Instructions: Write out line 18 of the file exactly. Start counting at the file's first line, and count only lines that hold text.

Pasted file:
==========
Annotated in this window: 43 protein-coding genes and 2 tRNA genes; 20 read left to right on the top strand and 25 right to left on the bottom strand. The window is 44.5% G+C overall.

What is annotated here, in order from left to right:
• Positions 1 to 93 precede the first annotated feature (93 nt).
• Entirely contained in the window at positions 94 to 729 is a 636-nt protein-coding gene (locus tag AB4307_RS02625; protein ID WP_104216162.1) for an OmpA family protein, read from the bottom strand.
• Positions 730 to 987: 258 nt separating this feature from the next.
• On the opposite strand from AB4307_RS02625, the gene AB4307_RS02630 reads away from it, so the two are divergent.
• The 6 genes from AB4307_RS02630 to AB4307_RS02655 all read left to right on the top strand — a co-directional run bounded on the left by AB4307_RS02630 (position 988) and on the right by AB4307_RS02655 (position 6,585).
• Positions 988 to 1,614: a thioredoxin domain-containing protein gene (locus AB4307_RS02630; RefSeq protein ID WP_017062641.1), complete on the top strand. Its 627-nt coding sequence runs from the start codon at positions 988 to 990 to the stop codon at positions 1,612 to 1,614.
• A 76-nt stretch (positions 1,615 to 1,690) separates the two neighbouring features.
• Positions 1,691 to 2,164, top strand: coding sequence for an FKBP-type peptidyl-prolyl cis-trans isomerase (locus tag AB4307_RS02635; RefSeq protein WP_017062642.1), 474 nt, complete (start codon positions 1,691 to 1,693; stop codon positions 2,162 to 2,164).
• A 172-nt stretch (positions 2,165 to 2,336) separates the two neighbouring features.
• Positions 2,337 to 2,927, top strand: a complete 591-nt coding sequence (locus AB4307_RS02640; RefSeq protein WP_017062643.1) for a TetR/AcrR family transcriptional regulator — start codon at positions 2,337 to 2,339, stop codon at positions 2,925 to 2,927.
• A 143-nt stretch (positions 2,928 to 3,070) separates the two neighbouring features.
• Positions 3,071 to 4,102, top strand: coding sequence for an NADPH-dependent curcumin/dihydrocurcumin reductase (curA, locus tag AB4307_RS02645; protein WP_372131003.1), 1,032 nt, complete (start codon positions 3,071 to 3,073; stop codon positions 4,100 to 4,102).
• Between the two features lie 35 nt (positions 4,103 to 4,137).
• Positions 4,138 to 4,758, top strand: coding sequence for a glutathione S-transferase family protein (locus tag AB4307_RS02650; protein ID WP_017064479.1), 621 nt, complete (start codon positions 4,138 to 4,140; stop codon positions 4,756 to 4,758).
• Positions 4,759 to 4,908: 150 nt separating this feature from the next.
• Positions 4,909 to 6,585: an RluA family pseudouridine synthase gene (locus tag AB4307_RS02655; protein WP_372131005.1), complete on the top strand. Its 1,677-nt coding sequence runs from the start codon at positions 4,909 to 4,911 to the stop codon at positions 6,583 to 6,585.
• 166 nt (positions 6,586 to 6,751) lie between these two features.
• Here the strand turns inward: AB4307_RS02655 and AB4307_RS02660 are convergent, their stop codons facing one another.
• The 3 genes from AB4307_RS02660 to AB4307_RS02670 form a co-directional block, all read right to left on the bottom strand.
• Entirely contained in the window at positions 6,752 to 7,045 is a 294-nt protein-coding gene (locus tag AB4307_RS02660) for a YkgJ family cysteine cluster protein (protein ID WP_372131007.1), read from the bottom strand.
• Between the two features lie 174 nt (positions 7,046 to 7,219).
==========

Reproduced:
• Positions 4,909 to 6,585: an RluA family pseudouridine synthase gene (locus tag AB4307_RS02655; protein WP_372131005.1), complete on the top strand. Its 1,677-nt coding sequence runs from the start codon at positions 4,909 to 4,911 to the stop codon at positions 6,583 to 6,585.